Human rights


Upon attending the workshop on Human rights, the participants acquire the basic knowledge about the concept of human rights, human rights protection systems at the national and international level, national and international institutions in charge of protecting human rights. An important part of the workshop is an interactive discussion about the key issues in the field of human rights, existing laws and anti-discrimination mechanisms. A special reference is given to various forms of discrimination people are exposed to throughout their lives, in different fields (education, employment, gender, race, religious affiliation, sexual orientation, and the like).


The target group comprises young people, 15 to 30 years of age, who deal with the term human rights on a daily basis, but are not sufficiently familiar with human rights protection mechanisms.


The importance of the Unit on Human rights is reflected in the fact that only a citizen who has knowledge of his/her rights that he/she is entitled to as a member of a particular community can be an active citizen. Young people get introduced to the history of human rights development in order to gain the insight into the reasons supporting the struggle for particular rights, then they are prompted to think about the significance of this struggle in the light of the existing human rights protection mechanisms. Young people are often not fully aware of the interdependence between human rights and their status in the society. This is why the training course encourages them to get engaged in social flows with greater courage and confidence, while bearing in mind the rights they are entitled to as the society members. The instance of overcoming stereotypes and prejudices towards certain groups is one of the greatest challenges, therefore it is important how young people treat and behave towards a group, and to what extent they will violate their human rights by means of various forms of discrimination.


During the workshops, the participants are given the opportunity to acquire the knowledge about human rights upon being guided through the following stages:
1. human rights development history,
2. human rights and democracy,
3. classification of human rights,
4. basic human rights elements,
5. human rights protection documents,
6. human rights protection mechanisms within one’s own country and across the world,
7. governments’ and countries’ responsibility for human rights,
8. human rights in practice,
9. conscientious objection,
10. human rights violations,
11. prejudices, stereotypes and discrimination.


The Unit objectives are:
1. introduce young people to the concept of human rights and the basic corresponding mechanisms at the local and international level,
2. use the theoretical knowledge, and allow the self-initiating ability to prevent human rights violations, and the instance of responding to such violations taking place in their local community,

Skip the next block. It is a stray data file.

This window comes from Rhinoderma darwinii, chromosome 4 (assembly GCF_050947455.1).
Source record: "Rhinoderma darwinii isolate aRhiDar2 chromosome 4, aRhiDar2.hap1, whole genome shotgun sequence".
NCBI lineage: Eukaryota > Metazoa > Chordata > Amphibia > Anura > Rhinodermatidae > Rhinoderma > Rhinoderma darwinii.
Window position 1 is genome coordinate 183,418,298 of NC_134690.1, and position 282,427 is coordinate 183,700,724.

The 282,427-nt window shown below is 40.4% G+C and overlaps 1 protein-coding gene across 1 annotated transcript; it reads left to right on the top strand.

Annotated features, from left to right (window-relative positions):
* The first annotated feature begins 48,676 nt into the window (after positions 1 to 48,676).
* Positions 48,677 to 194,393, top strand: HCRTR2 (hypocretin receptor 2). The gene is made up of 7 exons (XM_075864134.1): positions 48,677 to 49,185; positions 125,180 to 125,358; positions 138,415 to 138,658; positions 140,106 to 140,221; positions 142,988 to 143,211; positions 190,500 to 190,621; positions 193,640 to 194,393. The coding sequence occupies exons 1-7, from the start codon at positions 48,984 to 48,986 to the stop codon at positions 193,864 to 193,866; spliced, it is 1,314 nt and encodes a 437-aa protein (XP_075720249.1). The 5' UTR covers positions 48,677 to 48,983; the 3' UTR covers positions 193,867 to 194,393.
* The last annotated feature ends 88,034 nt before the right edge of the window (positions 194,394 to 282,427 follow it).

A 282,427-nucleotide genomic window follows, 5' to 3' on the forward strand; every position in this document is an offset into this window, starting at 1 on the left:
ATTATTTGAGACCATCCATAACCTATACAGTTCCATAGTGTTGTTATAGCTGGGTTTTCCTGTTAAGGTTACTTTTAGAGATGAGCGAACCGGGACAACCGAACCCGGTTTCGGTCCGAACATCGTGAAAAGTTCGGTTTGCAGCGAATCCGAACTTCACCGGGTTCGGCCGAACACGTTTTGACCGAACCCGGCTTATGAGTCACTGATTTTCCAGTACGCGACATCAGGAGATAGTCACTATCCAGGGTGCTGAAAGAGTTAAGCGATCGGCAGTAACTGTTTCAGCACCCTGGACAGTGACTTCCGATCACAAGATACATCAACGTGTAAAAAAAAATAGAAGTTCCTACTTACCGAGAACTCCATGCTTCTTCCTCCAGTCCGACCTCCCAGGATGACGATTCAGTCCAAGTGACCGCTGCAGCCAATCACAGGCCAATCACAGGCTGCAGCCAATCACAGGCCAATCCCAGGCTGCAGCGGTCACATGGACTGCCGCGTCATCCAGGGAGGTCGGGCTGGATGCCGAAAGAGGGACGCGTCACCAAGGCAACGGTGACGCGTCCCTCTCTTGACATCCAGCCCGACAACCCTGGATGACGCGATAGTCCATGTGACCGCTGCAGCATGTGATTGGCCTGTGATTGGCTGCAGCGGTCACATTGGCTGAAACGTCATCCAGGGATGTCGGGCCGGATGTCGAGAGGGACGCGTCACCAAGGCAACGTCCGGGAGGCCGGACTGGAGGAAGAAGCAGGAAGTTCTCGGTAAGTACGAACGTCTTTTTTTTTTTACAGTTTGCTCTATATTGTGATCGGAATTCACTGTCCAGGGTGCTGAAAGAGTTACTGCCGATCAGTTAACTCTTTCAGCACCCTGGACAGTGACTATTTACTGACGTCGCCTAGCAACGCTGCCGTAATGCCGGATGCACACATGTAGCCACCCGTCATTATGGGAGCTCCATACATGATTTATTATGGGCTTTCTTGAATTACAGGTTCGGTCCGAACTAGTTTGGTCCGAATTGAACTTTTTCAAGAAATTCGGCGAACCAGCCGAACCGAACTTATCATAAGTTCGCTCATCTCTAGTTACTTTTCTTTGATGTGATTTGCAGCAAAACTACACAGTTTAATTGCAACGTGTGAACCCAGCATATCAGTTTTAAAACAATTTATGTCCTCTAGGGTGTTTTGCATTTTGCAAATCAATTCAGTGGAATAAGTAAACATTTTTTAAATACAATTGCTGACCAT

3. learn about the basic human rights and get an insight into the systemic development of human rights,
4. apply the acquired knowledge under concrete circumstances,
5. become familiar with the definition of prejudices, stereotypes and discrimination, and learn how to recognise them in the society.

A leader who exerts his/her influence keeping in mind the basic human rights principles (equality, indivisibility, universality) changes the world around himself/herself, while developing a new vision of the society which relates its progress to the respect for human rights.


Young people who successfully undertake the workshops on Human rights become much more sensitive and open to collaboration. They get trained to strive towards preventing human rights violations, react upon facing discrimination, but also to promote democratic principles as they rely on their own efforts.


The methodology incorporates group work performed in smaller or larger groups, plenary discussions, audiovisual presentations, simulations of real-life situations, and various creative workshops that promote an active acquisition of knowledge. During one of the workshops, the participants have to do a task as part of which the trainer reads aloud statements about particular attitudes (e.g. it is better to have a place to live than to have a chance to travel), whereby they form two groups – one that agrees and the other one that disagrees with the statements. This activity is followed by a discussion about their stands.


The participants have to find the right photo for and write their opinion about each of the six human rights that the trainer presents for their homework assignment.


A customised approach when working with groups which are particularly vulnerable to discrimination. The emphasis can be placed on gender discrimination but also on some other forms of discrimination.


2 days, 9 hours, 6 units (1.5 hours each)



Please enable JavaScript in your browser to complete this form.